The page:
“What do you want me to do for you?” This is Jesus’ question to Bartimaeus, the blind beggar who calls out to Jesus for mercy. His voice rises above all the clatter of the crowd and beseeches Jesus, “Son of David, have pity on me.”
This is a Gospel favorite for so many reasons. First, Bartimaeus refuses to let the crowd quiet his voice. Yes, he is a beggar, but he somehow knows this is a moment that too quickly can pass. He cannot let that happen. He must reach out to Jesus.
Second, Jesus is able to pick out of the cacophony of sounds and voices this one voice, this blind beggar pleading for mercy. There was something different in Bartimaeus’ voice that Jesus discerned amidst all the others.
Third, there is this seemingly out of place line, “He threw aside his cloak, sprang up, and came to Jesus.” Some biblical scholars suggest that the “cloak” represents a type of uniform or designation of Bartimaeus as a legitimate beggar. Whatever it was, it seems important enough—demeaning enough—that he throws off his old self to go to Jesus.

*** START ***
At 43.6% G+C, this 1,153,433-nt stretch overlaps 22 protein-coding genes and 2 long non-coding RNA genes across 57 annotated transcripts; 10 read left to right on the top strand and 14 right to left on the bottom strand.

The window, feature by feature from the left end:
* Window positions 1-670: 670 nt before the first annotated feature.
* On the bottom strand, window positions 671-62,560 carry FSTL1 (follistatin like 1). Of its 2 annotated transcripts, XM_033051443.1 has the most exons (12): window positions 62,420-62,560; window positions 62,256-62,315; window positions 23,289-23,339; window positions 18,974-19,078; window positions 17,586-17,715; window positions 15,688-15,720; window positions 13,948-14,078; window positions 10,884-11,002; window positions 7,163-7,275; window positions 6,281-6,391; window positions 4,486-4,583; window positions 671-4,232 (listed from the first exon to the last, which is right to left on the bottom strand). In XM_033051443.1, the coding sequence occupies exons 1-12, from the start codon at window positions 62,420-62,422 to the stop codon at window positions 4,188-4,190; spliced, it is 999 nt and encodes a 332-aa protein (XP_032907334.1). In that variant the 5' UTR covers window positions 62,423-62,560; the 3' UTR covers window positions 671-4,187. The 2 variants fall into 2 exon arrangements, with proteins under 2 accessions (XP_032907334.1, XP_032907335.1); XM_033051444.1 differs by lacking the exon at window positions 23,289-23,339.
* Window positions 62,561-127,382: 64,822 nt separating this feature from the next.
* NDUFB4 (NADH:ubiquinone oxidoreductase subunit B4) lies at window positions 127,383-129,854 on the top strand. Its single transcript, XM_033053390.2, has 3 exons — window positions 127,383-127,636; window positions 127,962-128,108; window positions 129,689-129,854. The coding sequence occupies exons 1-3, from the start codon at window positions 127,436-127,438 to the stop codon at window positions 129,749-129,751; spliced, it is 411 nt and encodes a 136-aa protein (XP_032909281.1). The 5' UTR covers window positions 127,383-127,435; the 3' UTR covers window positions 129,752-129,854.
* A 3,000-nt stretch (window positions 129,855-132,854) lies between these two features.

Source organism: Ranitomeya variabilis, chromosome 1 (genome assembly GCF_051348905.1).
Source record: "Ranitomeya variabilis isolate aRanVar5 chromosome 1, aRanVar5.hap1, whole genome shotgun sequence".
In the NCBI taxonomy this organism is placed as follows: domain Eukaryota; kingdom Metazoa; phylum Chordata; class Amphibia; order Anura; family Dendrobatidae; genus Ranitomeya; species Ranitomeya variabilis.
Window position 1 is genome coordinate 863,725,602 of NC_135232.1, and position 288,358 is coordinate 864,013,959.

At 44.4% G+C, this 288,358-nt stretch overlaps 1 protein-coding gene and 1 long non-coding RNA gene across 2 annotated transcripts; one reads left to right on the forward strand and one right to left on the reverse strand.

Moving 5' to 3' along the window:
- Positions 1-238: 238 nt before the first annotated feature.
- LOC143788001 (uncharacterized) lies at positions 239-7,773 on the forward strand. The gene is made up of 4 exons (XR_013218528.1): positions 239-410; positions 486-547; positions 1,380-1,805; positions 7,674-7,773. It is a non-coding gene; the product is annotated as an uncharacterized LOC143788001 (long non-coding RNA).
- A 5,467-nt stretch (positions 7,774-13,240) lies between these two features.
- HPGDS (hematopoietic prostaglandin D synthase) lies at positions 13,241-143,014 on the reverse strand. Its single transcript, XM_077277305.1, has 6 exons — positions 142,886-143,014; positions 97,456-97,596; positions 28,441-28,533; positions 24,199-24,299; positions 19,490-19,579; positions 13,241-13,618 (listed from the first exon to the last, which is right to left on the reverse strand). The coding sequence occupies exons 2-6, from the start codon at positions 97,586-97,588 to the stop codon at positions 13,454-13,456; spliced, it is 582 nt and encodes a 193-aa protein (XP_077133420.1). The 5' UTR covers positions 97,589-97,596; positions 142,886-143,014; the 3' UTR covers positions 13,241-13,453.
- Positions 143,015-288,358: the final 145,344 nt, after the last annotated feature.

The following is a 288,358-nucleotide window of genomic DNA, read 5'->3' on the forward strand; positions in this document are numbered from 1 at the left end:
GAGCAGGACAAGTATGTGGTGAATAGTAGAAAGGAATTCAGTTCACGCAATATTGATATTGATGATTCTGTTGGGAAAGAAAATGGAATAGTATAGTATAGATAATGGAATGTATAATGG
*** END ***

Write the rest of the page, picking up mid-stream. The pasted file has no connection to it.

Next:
And then this question: “What do you want me to do for you?” This is the question Jesus asks each one of us. He does not tell us what we should want. Rather he asks us what we want, what we really want deep down. Bartimaeus does not ask for a house, for a job, for a Mercedes-Benz. He says, “I want to see.” In receiving his sight, he can rejoin the community that put a cloak on him and sat him by the side of the road to beg. In this honest encounter, he becomes a disciple and follows Jesus along the way. Bartimaeus seems to say, I am not a blind beggar; I am a disciple of the Lord.
So what do we want? Really, deeply want? What do we say to Jesus who asks us, “What do you want me to do for you?” So before we raise our voice and call out to Jesus, and before we throw off the “cloak” that burdens us or defines us, we first need to know our deepest desire: “Master, I want to see.” Lord, I want to be your disciple.
Robert Hotz is a consultant with American City Bureau, Inc. and is the Director of The Passion of Christ: The Love That Compels Campaign for Holy Cross Province.